title for a 2011 year-end entry

31 Dec

Another year has passed, while a new one begins. Each annual turn is often a time of reflection as well as prediction. In keeping with that tradition, today’s entry will comprise some of the former, but mostly the latter, and some of neither.

The S&P 500 ends the year up about 15%, the Nasdaq about 17% and the Dow 11%. From where I stand, that’s a banner year, especially considering that average annual returns are more like 8-9% and long-term expected returns from today’s levels look to be under 6%. (Thus we can say this one year’s returns represent two years’ expected.) Commodities and other risky assets also had a great year. Bonds and stocks, both foreign and domestic, performed well. Commodities, in some cases, knocked it out of the park (think cotton, up 90%). Gold rose about 30%, oil 13%. Housing prices did not do so well, however, and the economy limped along.

So 2010 looked good for the markets. Does that have any relation to a 2011? As we have to disclose often, past performance is not necessarily an indicator of future results. Still, the two are often related. Specifically, past performance can be a contrary indicator of future results. As the saying goes, if something can’t continue, it won’t. I am optimistic about the future overall, but I see several areas that appear stretched and where future results may not be as robust as the recent past.

Today we learned that that Groupon accepted about $500 million of a $1 billion funding round. This is a two-year old company is an industry that doesn’t have a lot of barriers to entry. Sure, they were the first, but their margins are artificially high and their labor-intensive strategy depends a lot on street-level salespeople. There is a lot of panache here; Groupon is cool and retailers want to be associated with them – now. But “cool” is ephemeral and in business competition does not lay down just because you’re bigger. Especially when the business model is so easily copied and the space nascent. Competitor LivingSocial has received investment from Amazon and it’s not a stretch to believe my favorite online retailer could move into that market. Yet Groupon is raising a billion dollars. To me, it’s unbelievable and is probably a sign of too-heady times in the private markets.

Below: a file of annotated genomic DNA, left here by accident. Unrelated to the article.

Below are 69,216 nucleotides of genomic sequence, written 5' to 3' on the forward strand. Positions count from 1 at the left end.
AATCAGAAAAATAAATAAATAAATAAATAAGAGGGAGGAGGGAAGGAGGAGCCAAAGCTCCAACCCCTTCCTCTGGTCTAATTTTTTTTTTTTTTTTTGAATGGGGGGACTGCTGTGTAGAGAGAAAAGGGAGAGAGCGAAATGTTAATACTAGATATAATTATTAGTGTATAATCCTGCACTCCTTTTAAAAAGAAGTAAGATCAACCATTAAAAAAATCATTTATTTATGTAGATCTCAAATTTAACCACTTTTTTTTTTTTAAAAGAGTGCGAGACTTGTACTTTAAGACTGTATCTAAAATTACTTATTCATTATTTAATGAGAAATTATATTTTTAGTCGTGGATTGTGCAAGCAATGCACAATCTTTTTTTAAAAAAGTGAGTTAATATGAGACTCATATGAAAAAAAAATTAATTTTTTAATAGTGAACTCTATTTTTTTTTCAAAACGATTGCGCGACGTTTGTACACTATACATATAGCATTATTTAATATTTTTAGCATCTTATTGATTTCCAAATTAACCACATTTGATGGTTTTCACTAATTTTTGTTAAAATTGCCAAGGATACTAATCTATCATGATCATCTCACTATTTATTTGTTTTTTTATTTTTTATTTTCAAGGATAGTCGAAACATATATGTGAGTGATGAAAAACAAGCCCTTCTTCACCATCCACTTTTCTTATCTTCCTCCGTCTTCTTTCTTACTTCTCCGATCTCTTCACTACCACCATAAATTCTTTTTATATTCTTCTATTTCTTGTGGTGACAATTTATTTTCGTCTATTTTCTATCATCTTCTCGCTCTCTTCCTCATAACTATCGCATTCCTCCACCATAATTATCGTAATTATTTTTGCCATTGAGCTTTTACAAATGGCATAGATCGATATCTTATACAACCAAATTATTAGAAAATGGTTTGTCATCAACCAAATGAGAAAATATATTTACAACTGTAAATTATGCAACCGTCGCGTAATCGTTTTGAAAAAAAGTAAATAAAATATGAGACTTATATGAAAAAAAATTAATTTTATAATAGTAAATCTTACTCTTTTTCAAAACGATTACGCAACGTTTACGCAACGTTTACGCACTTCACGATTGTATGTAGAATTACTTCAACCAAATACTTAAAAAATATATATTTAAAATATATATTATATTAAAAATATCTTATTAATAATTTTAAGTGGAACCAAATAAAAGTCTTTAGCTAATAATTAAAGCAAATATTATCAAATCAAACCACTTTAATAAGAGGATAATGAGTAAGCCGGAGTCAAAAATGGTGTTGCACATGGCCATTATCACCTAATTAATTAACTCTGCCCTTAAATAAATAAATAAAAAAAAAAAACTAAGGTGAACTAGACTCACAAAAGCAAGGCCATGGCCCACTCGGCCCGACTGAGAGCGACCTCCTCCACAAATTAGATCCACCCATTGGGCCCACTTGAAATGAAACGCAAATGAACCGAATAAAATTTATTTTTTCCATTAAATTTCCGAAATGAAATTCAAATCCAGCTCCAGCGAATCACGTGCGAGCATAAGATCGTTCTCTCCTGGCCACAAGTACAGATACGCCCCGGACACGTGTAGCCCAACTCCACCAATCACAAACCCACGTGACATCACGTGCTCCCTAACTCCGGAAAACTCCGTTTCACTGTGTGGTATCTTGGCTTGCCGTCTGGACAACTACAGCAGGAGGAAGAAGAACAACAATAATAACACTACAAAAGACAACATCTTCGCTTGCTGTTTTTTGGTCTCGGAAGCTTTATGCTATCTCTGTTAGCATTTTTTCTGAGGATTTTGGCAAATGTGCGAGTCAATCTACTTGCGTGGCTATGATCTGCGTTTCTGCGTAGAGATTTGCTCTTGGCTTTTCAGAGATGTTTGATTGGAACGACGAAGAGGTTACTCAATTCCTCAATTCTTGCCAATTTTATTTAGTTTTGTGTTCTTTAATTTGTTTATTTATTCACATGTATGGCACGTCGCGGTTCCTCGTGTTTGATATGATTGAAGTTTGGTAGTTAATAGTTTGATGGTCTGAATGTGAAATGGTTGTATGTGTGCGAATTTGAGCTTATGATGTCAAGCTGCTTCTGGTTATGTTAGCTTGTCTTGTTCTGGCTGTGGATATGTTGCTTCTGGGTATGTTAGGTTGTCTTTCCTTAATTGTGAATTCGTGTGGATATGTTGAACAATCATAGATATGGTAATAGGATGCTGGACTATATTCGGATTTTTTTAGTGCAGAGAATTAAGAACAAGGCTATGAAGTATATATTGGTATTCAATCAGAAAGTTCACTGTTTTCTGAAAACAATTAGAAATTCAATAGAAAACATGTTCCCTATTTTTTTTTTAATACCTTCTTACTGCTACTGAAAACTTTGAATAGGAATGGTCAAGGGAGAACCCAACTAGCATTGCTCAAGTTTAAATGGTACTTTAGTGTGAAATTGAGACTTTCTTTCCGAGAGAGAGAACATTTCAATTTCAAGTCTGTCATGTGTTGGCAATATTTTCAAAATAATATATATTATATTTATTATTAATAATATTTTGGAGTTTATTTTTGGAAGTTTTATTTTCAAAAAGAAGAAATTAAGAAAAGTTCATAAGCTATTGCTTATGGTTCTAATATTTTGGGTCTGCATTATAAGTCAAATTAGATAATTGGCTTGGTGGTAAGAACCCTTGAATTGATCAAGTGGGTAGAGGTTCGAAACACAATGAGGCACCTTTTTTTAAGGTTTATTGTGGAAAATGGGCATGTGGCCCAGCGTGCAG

Meanwhile, the commodities rose still has its bloom on the ever-present investment thesis of increasing consumerism in emerging markets. I think there could be several surprises on the “emerging” front in the new year that will surprise a lot of the gung-ho investors in this space. I speak specifically about gold and rare-earth metals here, but I get the feeling that a lot of the agricultural commodities have run up too high (and so have some of the ag-related stocks). A thesis that makes sense at a price does not make sense at any price.

Oil seems fairly priced to me at present.

As for stocks, a previous post pretty well elucidates my thoughts here. Bonds are something I’ve also recently written at length about and my feelings here haven’t changed a whole lot. I think surprises to the downside on bonds and stocks await. Put premiums are low as markets near their recent highs amid high levels of investor bullishness. This tends to be the case near market peaks.

Are there any bubbles (other than in the use of the word “bubble”)? I think there is one in concerns over our fiscal and monetary situation. That is a funny thing to say because I, too, am concerned. It just seems to me that “everyone” is concerned about these two things and so they are probably somewhat overblown. Such things have a way of working themselves out. While it’s often felt that the good folks in Washington live in a different world, I’m not convinced they won’t take care of these problems. A year ago, I wouldn’t have dreamed Obama would break his campaign promises by passing a law that was largely deferential to Republicans. But it doesn’t take much to change Washington’s mind and/or direction these days and our problems will not just get worse in a linear fashion. However, fiscal and monetary issues should lead investors to plan for contingencies, protecting from downside deviation.

The solutions aren’t linear, either. Think protection from phase transitions, or more popularly, tipping points. Securities trading below intrinsic value. Healthy balance sheets. Excess cash. Opportunistic management teams with flexible operating philosophies. Don’t try and time the market, but be ready to pounce when Mr. Market turns manic.

Most of the economic data coming out is noisy. The bottom line is the economy isn’t going gangbusters and I’d expect that activity would remain at a similar pace. Of course, that’s the easiest expectation. Unemployment just can’t come down as fast as we’d all like without some significant retraining and job creation in other sectors. It’s a structural issue which will take years to resolve. At the same time, corporate profit margins are well above their historic highs.

2010 was a fantastic year, personally as well as professionally. Each day is a chance to learn something new and I’d like to think I was able to do so. I hope 2011, despite its being an odd year, holds similar promise. Happy New Year.


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